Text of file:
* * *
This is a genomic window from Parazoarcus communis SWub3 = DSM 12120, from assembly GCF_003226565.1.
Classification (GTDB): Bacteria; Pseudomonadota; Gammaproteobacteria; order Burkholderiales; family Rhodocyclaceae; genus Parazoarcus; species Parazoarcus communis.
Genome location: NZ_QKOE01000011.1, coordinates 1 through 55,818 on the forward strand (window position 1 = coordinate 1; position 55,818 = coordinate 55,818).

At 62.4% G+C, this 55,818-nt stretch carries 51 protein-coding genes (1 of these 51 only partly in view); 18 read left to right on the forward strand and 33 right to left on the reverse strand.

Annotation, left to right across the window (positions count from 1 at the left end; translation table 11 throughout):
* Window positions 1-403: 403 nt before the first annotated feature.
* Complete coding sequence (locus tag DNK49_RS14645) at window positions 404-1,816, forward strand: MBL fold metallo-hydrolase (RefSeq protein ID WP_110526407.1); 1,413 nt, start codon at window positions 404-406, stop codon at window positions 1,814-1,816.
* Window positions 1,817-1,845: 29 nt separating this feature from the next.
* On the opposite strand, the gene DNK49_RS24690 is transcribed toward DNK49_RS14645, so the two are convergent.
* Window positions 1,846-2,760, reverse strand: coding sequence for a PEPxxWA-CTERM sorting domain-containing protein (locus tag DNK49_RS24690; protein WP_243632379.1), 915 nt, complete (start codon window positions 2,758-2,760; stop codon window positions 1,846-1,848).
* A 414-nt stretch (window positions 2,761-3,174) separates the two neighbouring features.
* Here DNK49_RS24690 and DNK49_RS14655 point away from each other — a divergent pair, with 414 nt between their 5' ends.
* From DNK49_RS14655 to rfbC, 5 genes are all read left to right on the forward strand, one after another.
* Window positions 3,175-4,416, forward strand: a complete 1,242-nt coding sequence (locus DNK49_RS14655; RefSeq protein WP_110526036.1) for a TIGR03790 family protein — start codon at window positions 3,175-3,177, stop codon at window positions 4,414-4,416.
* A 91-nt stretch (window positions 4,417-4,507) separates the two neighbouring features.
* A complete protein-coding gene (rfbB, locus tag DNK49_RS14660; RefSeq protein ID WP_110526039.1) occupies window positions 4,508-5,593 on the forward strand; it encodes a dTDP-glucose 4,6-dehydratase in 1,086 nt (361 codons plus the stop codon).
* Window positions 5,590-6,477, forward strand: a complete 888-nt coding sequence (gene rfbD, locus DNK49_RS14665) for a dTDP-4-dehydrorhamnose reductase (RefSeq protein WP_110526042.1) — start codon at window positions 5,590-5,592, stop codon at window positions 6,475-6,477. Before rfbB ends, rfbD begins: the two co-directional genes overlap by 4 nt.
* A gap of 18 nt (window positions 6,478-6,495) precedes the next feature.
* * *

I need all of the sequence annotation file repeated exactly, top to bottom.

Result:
This is a genomic window from Parazoarcus communis SWub3 = DSM 12120, from assembly GCF_003226565.1.
Classification (GTDB): Bacteria; Pseudomonadota; Gammaproteobacteria; order Burkholderiales; family Rhodocyclaceae; genus Parazoarcus; species Parazoarcus communis.
Genome location: NZ_QKOE01000011.1, coordinates 1 through 55,818 on the forward strand (window position 1 = coordinate 1; position 55,818 = coordinate 55,818).

At 62.4% G+C, this 55,818-nt stretch carries 51 protein-coding genes (1 of these 51 only partly in view); 18 read left to right on the forward strand and 33 right to left on the reverse strand.

Annotation, left to right across the window (positions count from 1 at the left end; translation table 11 throughout):
* Window positions 1-403: 403 nt before the first annotated feature.
* Complete coding sequence (locus tag DNK49_RS14645) at window positions 404-1,816, forward strand: MBL fold metallo-hydrolase (RefSeq protein ID WP_110526407.1); 1,413 nt, start codon at window positions 404-406, stop codon at window positions 1,814-1,816.
* Window positions 1,817-1,845: 29 nt separating this feature from the next.
* On the opposite strand, the gene DNK49_RS24690 is transcribed toward DNK49_RS14645, so the two are convergent.
* Window positions 1,846-2,760, reverse strand: coding sequence for a PEPxxWA-CTERM sorting domain-containing protein (locus tag DNK49_RS24690; protein WP_243632379.1), 915 nt, complete (start codon window positions 2,758-2,760; stop codon window positions 1,846-1,848).
* A 414-nt stretch (window positions 2,761-3,174) separates the two neighbouring features.
* Here DNK49_RS24690 and DNK49_RS14655 point away from each other — a divergent pair, with 414 nt between their 5' ends.
* From DNK49_RS14655 to rfbC, 5 genes are all read left to right on the forward strand, one after another.
* Window positions 3,175-4,416, forward strand: a complete 1,242-nt coding sequence (locus DNK49_RS14655; RefSeq protein WP_110526036.1) for a TIGR03790 family protein — start codon at window positions 3,175-3,177, stop codon at window positions 4,414-4,416.
* A 91-nt stretch (window positions 4,417-4,507) separates the two neighbouring features.
* A complete protein-coding gene (rfbB, locus tag DNK49_RS14660; RefSeq protein ID WP_110526039.1) occupies window positions 4,508-5,593 on the forward strand; it encodes a dTDP-glucose 4,6-dehydratase in 1,086 nt (361 codons plus the stop codon).
* Window positions 5,590-6,477, forward strand: a complete 888-nt coding sequence (gene rfbD, locus DNK49_RS14665) for a dTDP-4-dehydrorhamnose reductase (RefSeq protein WP_110526042.1) — start codon at window positions 5,590-5,592, stop codon at window positions 6,475-6,477. Before rfbB ends, rfbD begins: the two co-directional genes overlap by 4 nt.
* A gap of 18 nt (window positions 6,478-6,495) precedes the next feature.